May 23, 2002, 12:00 AM

Take out comes to

Borders Group Inc. will allow customers at to order a book and pick it up at a nearby Borders store.

Talk about dot-com pure-plays going multi-channel. The grand-daddy of the pure-plays has struck a deal that will let online shoppers pick up merchandise in the store.

In time for holiday shopping this year, Inc. and Borders Group Inc. will offer an in-store pickup option to shoppers at Amazon has operated for the past year.

Borders, which operates 365 stores, will make available for in-store pick-up the 40-50% of inventory that it considers the best sellers. Customers who buy one of these items will be alerted that store pick-up is an option. If they choose that option, the site will display five nearby stores that have the inventory. The customer will choose the store, which then will receive the order via a wireless device or an e-mail. The store will double check availability, then send an e-mail to inform the customer of the item’s availability. Borders expects stores will reply within minutes of receiving the e-mail and no more than an hour.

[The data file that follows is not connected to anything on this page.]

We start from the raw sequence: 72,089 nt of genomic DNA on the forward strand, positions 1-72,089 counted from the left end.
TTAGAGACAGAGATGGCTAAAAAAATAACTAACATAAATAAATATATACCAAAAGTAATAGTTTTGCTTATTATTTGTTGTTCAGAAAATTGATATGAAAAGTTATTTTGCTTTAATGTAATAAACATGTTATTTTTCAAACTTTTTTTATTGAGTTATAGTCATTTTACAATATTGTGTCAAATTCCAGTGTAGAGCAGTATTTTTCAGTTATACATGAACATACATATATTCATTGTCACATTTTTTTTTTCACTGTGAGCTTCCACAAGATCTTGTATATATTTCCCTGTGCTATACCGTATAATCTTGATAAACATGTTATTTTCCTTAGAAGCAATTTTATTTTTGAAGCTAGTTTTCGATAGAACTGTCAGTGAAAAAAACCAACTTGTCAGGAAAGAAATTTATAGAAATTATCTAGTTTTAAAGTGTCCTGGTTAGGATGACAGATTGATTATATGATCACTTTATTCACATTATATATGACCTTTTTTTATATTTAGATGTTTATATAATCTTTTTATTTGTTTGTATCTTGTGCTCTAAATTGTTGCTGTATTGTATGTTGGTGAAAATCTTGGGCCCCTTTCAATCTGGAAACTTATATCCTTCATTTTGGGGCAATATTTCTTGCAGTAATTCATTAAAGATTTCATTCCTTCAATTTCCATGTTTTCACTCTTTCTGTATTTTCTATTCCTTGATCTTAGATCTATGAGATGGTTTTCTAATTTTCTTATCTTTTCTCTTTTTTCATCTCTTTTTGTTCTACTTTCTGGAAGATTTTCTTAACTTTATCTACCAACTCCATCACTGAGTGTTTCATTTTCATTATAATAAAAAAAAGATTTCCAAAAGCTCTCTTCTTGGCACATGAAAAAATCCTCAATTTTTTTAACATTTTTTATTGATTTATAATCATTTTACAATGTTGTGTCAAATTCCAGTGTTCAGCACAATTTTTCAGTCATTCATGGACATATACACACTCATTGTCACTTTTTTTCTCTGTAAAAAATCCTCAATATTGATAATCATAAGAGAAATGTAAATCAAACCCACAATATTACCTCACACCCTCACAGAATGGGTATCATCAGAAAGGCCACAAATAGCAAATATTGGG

Local store inventory will be updated at Amazon nightly and Amazon will decrement each store pick-up sale against the inventory. Customers will pay for the item online. If the customer uses coupons or is entitled to other store discounts, the original transaction will be reversed at the store and the store will initiate a new transaction at the lower price. For starters, existing store personnel will pick the items from the shelves. Borders says it has not determined whether stores will have dedicated fulfillment staff.

The move is good for Amazon because it extends Amazon’s reach beyond the web, say observers. But they caution that the execution may be difficult to achieve. “They are going to find it’s a whole lot more work than they expected,” says Duif Calvin, vice president of the retail division with consultants Scient Inc. “The retailers that have been the most successful with store pick-up have been the big box operations like Circuit City, where the products are not on the shelf to begin with and the customer has to come to the counter to get the item.”

Other retailers who have tried similar plans have found that store pickers were sometimes competing with customers for products. And they often found that what they thought was on the shelf was not—that the few items that they thought were in inventory have been sold or lost. That is why Borders is limiting its initial offering to best sellers, Borders says. “We will offer the 40-50% of our inventory that is in most demand and that we have a higher degree of inventory on,” a spokeswoman says. She says Borders has no expectations as to how many orders stores will receive.

Stores will record the sale of items that customers pick up; Amazon will receive a commission on sales.

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